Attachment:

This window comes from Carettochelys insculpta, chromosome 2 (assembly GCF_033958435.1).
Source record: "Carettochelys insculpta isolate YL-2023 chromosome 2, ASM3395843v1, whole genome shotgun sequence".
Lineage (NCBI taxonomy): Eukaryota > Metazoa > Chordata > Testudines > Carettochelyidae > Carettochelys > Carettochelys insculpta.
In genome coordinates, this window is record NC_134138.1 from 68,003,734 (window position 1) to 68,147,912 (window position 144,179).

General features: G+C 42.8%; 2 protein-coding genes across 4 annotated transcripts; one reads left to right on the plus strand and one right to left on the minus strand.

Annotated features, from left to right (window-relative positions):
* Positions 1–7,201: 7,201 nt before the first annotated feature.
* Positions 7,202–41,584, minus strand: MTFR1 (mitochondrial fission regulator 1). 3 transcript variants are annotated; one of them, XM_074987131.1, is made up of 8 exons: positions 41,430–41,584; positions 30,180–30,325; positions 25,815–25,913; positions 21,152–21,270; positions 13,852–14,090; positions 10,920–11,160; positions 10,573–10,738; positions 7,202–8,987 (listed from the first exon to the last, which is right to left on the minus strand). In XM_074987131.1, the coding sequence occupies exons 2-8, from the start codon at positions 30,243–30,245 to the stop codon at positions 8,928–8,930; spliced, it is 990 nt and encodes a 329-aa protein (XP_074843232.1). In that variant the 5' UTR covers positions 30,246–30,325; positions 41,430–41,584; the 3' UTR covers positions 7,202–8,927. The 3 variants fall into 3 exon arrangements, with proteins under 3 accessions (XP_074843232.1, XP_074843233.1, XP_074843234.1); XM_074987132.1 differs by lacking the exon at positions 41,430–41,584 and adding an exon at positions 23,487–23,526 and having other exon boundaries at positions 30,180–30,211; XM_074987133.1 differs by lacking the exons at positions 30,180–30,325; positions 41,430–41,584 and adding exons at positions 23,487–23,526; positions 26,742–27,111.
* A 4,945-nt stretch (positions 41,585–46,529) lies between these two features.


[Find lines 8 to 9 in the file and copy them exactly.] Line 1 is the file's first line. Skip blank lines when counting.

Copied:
* Positions 7,202–41,584, minus strand: MTFR1 (mitochondrial fission regulator 1). 3 transcript variants are annotated; one of them, XM_074987131.1, is made up of 8 exons: positions 41,430–41,584; positions 30,180–30,325; positions 25,815–25,913; positions 21,152–21,270; positions 13,852–14,090; positions 10,920–11,160; positions 10,573–10,738; positions 7,202–8,987 (listed from the first exon to the last, which is right to left on the minus strand). In XM_074987131.1, the coding sequence occupies exons 2-8, from the start codon at positions 30,243–30,245 to the stop codon at positions 8,928–8,930; spliced, it is 990 nt and encodes a 329-aa protein (XP_074843232.1). In that variant the 5' UTR covers positions 30,246–30,325; positions 41,430–41,584; the 3' UTR covers positions 7,202–8,927. The 3 variants fall into 3 exon arrangements, with proteins under 3 accessions (XP_074843232.1, XP_074843233.1, XP_074843234.1); XM_074987132.1 differs by lacking the exon at positions 41,430–41,584 and adding an exon at positions 23,487–23,526 and having other exon boundaries at positions 30,180–30,211; XM_074987133.1 differs by lacking the exons at positions 30,180–30,325; positions 41,430–41,584 and adding exons at positions 23,487–23,526; positions 26,742–27,111.
* A 4,945-nt stretch (positions 41,585–46,529) lies between these two features.